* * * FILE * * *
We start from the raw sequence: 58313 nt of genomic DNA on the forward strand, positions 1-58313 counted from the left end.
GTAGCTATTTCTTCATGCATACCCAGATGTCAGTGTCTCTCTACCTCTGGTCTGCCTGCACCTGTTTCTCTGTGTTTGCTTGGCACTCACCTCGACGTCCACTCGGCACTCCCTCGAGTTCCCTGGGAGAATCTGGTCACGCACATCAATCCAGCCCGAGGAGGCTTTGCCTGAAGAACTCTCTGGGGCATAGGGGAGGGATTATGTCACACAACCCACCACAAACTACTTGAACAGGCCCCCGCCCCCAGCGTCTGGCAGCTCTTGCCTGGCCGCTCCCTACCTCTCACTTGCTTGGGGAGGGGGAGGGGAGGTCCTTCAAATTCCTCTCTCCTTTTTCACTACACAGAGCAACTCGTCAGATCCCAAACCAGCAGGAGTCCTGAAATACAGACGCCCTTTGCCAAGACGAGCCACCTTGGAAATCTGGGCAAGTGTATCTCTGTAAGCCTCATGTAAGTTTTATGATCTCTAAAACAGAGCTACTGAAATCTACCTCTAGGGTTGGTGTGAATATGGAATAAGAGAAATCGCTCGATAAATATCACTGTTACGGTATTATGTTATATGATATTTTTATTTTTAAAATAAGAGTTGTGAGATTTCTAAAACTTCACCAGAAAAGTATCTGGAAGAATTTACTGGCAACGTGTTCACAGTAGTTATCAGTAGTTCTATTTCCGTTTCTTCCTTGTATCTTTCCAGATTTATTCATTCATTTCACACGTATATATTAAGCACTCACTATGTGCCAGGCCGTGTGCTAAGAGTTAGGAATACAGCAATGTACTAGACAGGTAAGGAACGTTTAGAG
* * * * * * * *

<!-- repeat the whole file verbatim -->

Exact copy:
We start from the raw sequence: 58313 nt of genomic DNA on the forward strand, positions 1-58313 counted from the left end.
GTAGCTATTTCTTCATGCATACCCAGATGTCAGTGTCTCTCTACCTCTGGTCTGCCTGCACCTGTTTCTCTGTGTTTGCTTGGCACTCACCTCGACGTCCACTCGGCACTCCCTCGAGTTCCCTGGGAGAATCTGGTCACGCACATCAATCCAGCCCGAGGAGGCTTTGCCTGAAGAACTCTCTGGGGCATAGGGGAGGGATTATGTCACACAACCCACCACAAACTACTTGAACAGGCCCCCGCCCCCAGCGTCTGGCAGCTCTTGCCTGGCCGCTCCCTACCTCTCACTTGCTTGGGGAGGGGGAGGGGAGGTCCTTCAAATTCCTCTCTCCTTTTTCACTACACAGAGCAACTCGTCAGATCCCAAACCAGCAGGAGTCCTGAAATACAGACGCCCTTTGCCAAGACGAGCCACCTTGGAAATCTGGGCAAGTGTATCTCTGTAAGCCTCATGTAAGTTTTATGATCTCTAAAACAGAGCTACTGAAATCTACCTCTAGGGTTGGTGTGAATATGGAATAAGAGAAATCGCTCGATAAATATCACTGTTACGGTATTATGTTATATGATATTTTTATTTTTAAAATAAGAGTTGTGAGATTTCTAAAACTTCACCAGAAAAGTATCTGGAAGAATTTACTGGCAACGTGTTCACAGTAGTTATCAGTAGTTCTATTTCCGTTTCTTCCTTGTATCTTTCCAGATTTATTCATTCATTTCACACGTATATATTAAGCACTCACTATGTGCCAGGCCGTGTGCTAAGAGTTAGGAATACAGCAATGTACTAGACAGGTAAGGAACGTTTAGAG